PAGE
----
Theoretical framework

A risk framework

When estimating the impact of conflict,  we will apply the framework utilized by impacts and risk assessments. This framework defines risks broadly, as a function of hazard, exposure and vulnerability:

Risk = Hazard Exposure V ulnerability                                    (1)

This formulation is commonly used to estimate the impacts of climatic changes and has become the gold standard to assess populations’ and communities’ vulnerability to natural  hazards  and shocks [1, 2]. It is simple, flexible and generalizable, and enjoys wide consensus within the natural- science research community. An early application of this to the impact of conflict on humanitarian disasters is the INFORM Severity Index, in part based on research work by Eriksson et al. [3, 4]. The programme will build upon and expand this work to provide an integrated, cross-sectoral, detailed evaluation of communities’ vulnerability to adverse humanitarian impacts.

Risk is also formulated as the probability of war (the hazard) and the consequences when it occurs [2]:

Risk = (probability of event) (severity of consequences)                          (2)

With hazard we mostly mean the probability of conflict of varying severity, although we will briefly also consider (in CC3) other hazards and treat conflicts as a source of vulnerability. We will refer to the consequence of conflict as observed as the impact.

Exposure refers to the inventory of elements in an area in which hazard events may occur and thus identifies the presence of people, livelihoods, infrastructure, economic, social, or cultural resources that could be adversely affected by the hazard [5]. Exposure is a key dimension of risk: humanitarian disasters occur only when hazards affect where people live.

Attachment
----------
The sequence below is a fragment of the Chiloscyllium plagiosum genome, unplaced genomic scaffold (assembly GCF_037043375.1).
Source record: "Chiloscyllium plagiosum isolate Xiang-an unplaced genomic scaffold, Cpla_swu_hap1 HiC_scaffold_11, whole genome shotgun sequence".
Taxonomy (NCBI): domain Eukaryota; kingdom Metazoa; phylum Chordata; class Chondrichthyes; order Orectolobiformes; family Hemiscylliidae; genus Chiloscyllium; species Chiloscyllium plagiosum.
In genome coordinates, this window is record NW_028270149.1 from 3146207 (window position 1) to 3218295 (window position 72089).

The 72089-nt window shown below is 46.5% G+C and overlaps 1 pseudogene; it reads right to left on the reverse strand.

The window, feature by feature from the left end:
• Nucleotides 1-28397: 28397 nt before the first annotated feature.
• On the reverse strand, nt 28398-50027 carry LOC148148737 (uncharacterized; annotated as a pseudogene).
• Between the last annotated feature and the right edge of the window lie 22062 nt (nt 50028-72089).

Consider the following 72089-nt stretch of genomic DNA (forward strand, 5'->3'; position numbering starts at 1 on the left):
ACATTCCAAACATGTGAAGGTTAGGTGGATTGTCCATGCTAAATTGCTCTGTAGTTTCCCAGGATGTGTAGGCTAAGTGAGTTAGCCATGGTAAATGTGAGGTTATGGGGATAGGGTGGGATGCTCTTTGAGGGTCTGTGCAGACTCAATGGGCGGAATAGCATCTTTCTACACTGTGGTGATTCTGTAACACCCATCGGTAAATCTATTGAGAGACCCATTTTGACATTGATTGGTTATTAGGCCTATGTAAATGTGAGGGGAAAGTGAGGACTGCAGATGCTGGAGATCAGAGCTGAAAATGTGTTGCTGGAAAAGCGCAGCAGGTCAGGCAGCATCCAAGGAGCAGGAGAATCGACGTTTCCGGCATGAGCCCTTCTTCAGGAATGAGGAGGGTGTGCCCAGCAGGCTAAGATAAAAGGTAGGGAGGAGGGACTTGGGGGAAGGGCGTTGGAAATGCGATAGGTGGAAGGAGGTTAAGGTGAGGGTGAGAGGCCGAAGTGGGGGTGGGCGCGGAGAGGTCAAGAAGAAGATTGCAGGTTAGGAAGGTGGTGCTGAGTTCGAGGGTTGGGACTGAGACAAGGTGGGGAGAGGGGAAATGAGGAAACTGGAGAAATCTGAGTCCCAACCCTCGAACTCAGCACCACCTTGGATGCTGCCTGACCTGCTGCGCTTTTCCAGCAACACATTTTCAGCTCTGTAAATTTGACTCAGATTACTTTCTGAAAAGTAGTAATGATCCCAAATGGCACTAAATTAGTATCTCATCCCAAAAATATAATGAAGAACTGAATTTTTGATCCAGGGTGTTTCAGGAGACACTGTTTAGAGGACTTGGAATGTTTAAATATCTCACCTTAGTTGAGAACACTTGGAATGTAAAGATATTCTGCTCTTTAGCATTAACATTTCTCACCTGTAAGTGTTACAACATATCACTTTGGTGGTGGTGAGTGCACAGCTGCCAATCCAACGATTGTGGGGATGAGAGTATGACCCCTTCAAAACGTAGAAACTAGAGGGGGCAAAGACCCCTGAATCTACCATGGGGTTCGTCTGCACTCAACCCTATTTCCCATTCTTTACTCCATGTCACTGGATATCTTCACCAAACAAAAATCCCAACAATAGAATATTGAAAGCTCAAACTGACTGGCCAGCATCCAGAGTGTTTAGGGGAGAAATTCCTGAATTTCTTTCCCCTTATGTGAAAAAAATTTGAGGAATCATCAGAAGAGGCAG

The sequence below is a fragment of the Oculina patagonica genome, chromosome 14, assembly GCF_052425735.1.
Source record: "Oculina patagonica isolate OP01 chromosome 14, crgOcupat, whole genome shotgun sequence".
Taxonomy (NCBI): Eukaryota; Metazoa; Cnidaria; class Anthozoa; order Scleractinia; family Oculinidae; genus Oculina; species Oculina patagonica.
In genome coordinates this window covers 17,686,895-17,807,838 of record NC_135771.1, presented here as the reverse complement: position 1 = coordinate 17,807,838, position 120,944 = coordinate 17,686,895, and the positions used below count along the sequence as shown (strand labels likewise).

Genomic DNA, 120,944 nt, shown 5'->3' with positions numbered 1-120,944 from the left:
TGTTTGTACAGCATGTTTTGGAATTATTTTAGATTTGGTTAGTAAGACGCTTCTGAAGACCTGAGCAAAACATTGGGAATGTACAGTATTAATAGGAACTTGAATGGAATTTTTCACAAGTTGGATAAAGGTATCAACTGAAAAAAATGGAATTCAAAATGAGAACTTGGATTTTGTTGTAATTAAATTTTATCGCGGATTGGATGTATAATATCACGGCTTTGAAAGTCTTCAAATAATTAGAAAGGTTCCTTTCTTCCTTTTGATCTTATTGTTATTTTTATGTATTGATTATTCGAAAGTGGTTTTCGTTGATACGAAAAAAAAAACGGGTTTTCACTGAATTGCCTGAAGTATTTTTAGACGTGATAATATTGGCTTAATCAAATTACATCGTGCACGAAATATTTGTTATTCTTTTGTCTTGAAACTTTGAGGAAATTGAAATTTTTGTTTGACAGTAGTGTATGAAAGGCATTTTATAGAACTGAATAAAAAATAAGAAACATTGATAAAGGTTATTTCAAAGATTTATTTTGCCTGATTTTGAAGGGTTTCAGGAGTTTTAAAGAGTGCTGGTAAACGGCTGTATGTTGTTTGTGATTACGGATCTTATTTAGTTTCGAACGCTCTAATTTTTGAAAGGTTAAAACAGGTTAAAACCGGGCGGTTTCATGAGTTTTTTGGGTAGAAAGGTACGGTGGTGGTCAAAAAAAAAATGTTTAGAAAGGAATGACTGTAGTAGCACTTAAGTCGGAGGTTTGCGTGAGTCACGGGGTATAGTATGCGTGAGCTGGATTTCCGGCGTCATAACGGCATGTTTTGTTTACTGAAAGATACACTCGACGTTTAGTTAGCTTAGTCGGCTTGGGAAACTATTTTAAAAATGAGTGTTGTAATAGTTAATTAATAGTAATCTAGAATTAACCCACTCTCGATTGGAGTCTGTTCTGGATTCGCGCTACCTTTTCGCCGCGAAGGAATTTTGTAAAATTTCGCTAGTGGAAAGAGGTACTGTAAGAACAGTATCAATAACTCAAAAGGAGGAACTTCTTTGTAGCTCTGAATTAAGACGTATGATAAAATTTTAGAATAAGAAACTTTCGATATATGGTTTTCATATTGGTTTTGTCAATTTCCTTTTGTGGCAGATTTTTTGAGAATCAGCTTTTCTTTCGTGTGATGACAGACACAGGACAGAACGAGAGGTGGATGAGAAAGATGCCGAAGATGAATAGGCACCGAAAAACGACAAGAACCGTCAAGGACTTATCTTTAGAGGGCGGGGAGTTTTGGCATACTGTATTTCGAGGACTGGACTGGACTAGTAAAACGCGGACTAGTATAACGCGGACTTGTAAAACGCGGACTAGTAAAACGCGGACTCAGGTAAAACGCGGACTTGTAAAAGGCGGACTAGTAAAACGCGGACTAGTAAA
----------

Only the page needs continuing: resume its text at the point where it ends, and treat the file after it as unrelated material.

Vulnerability indicates the propensity or predisposition to be adversely affected– a lack of re- sources and capacity to cope, adapt and recover from shocks which enhance adverse effects on the exposed communities. Generally, vulnerability refers to the potential for loss; as the magnitude of losses changes over time and space, and among different groups, vulnerability equally varies [6]. Vulnerabilities partly stem from social inequalities, which shape communities’ ability to respond and recover from shocks [7] and partly from place inequalities, including the level of urbanization, growth rates, and economic conditions [6].

Although often conflated, exposure and vulnerability are distinct. Exposure is a necessary, but not sufficient, condition for risk to materialize. Communities can be exposed but still avoid being vulnerable to hazards, at least partially, provided that they have means and tools to adapt and recover. For example, some can migrate out from the conflict area, others can not.

This risk framework enables us to provide a detailed assessment of humanitarian impacts of conflict in a broader sense than the one provided by only traditional formulations.  For example, health status can be seen as a product of exposure to hazards, whereas vulnerability is a function of the financial and human resources and means available to address the risk-increasing conditions and the extent to which these resources are efficiently allocated [8].

We will link the estimate of conflict exposure to outcome-specific vulnerabilities. For instance, warfare itself exposes human populations through damages to power plants, water systems, and other infrastructure. Some socio-economic, gender, and age groups are likely to be disproportion- ately affected by these outcomes, as systemic discrimination increases their vulnerability to shocks [9]. Other exposures come indirectly. For instance, population displacements expose both migrant populations and the residents of the locations they move into to infectious diseases puts social cohesion under pressure and stretches infrastructures to provide water and health services to the limits.